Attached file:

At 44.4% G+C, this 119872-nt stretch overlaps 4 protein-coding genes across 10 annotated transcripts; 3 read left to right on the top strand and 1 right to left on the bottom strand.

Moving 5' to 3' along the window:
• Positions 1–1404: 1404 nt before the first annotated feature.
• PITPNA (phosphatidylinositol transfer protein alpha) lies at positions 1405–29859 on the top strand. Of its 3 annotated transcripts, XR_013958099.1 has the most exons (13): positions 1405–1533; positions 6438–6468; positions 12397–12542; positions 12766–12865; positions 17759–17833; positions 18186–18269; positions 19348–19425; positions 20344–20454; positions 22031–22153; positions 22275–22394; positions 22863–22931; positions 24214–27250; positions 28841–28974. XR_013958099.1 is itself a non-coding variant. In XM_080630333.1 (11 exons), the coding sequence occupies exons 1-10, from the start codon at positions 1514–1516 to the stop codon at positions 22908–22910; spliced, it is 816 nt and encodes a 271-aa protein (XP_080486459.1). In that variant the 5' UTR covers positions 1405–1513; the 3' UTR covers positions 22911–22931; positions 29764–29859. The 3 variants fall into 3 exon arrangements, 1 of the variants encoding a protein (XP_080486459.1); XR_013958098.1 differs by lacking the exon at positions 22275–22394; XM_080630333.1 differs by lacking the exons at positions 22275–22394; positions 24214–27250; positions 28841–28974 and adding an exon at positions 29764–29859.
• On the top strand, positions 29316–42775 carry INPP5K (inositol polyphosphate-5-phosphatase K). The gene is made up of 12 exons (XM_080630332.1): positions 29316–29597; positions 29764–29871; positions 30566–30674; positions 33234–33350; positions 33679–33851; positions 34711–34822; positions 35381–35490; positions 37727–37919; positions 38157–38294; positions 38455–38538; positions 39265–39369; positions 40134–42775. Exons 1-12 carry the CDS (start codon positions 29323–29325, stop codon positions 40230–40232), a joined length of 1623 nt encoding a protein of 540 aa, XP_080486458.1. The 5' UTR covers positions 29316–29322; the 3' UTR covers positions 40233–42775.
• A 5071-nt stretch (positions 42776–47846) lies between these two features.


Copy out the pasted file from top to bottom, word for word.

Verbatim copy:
At 44.4% G+C, this 119872-nt stretch overlaps 4 protein-coding genes across 10 annotated transcripts; 3 read left to right on the top strand and 1 right to left on the bottom strand.

Moving 5' to 3' along the window:
• Positions 1–1404: 1404 nt before the first annotated feature.
• PITPNA (phosphatidylinositol transfer protein alpha) lies at positions 1405–29859 on the top strand. Of its 3 annotated transcripts, XR_013958099.1 has the most exons (13): positions 1405–1533; positions 6438–6468; positions 12397–12542; positions 12766–12865; positions 17759–17833; positions 18186–18269; positions 19348–19425; positions 20344–20454; positions 22031–22153; positions 22275–22394; positions 22863–22931; positions 24214–27250; positions 28841–28974. XR_013958099.1 is itself a non-coding variant. In XM_080630333.1 (11 exons), the coding sequence occupies exons 1-10, from the start codon at positions 1514–1516 to the stop codon at positions 22908–22910; spliced, it is 816 nt and encodes a 271-aa protein (XP_080486459.1). In that variant the 5' UTR covers positions 1405–1513; the 3' UTR covers positions 22911–22931; positions 29764–29859. The 3 variants fall into 3 exon arrangements, 1 of the variants encoding a protein (XP_080486459.1); XR_013958098.1 differs by lacking the exon at positions 22275–22394; XM_080630333.1 differs by lacking the exons at positions 22275–22394; positions 24214–27250; positions 28841–28974 and adding an exon at positions 29764–29859.
• On the top strand, positions 29316–42775 carry INPP5K (inositol polyphosphate-5-phosphatase K). The gene is made up of 12 exons (XM_080630332.1): positions 29316–29597; positions 29764–29871; positions 30566–30674; positions 33234–33350; positions 33679–33851; positions 34711–34822; positions 35381–35490; positions 37727–37919; positions 38157–38294; positions 38455–38538; positions 39265–39369; positions 40134–42775. Exons 1-12 carry the CDS (start codon positions 29323–29325, stop codon positions 40230–40232), a joined length of 1623 nt encoding a protein of 540 aa, XP_080486458.1. The 5' UTR covers positions 29316–29322; the 3' UTR covers positions 40233–42775.
• A 5071-nt stretch (positions 42776–47846) lies between these two features.